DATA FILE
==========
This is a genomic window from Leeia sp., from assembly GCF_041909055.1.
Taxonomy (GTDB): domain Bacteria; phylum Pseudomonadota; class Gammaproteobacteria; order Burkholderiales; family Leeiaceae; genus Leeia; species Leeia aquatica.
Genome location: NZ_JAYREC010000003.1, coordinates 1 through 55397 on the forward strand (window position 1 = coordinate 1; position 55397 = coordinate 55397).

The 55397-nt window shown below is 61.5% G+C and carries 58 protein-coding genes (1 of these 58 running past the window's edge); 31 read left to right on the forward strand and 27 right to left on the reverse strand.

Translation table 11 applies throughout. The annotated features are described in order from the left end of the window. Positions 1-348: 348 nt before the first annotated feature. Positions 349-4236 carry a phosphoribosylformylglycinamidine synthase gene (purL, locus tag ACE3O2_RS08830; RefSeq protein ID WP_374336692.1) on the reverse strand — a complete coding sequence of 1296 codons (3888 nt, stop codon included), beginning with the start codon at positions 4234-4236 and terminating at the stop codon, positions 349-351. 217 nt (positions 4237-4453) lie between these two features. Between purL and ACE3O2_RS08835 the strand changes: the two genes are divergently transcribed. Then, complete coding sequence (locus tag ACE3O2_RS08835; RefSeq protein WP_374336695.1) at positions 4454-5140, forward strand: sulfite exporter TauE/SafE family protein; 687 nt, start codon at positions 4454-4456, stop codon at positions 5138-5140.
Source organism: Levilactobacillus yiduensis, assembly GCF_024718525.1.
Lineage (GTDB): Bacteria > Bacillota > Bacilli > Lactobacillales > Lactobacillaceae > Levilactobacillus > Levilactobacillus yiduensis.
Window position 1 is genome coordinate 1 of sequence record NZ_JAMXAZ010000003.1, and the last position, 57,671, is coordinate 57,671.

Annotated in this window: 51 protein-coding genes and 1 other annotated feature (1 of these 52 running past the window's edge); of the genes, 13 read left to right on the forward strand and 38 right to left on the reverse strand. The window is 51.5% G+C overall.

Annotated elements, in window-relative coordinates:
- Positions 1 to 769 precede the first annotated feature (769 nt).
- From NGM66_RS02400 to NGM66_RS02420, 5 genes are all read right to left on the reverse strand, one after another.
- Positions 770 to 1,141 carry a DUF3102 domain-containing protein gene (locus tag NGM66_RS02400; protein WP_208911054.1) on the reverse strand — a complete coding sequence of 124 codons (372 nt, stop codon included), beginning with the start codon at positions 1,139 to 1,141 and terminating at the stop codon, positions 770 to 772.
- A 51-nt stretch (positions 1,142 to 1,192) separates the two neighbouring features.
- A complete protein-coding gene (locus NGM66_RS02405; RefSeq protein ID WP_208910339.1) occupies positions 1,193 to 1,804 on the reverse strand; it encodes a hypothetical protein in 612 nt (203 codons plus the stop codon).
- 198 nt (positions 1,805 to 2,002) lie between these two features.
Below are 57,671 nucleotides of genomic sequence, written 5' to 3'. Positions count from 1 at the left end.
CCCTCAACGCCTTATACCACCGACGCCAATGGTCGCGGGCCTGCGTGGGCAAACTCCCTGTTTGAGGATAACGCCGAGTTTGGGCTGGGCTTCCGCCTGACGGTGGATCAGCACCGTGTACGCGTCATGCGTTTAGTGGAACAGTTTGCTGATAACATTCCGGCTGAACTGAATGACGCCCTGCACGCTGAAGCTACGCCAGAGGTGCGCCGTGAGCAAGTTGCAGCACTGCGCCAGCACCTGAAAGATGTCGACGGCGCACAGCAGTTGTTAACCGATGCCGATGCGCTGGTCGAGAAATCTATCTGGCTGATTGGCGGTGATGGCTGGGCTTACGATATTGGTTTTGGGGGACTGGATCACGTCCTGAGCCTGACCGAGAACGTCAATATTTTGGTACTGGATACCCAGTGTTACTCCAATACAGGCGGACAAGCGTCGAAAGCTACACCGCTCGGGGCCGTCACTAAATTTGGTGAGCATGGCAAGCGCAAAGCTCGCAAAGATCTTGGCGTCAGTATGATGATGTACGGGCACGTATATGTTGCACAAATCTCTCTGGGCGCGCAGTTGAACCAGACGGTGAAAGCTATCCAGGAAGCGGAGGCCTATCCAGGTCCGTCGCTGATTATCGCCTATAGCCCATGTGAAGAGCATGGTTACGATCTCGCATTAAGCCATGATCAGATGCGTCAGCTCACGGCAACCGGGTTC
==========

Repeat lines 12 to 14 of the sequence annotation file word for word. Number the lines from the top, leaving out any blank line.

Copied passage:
- From NGM66_RS02400 to NGM66_RS02420, 5 genes are all read right to left on the reverse strand, one after another.
- Positions 770 to 1,141 carry a DUF3102 domain-containing protein gene (locus tag NGM66_RS02400; protein WP_208911054.1) on the reverse strand — a complete coding sequence of 124 codons (372 nt, stop codon included), beginning with the start codon at positions 1,139 to 1,141 and terminating at the stop codon, positions 770 to 772.
- A 51-nt stretch (positions 1,142 to 1,192) separates the two neighbouring features.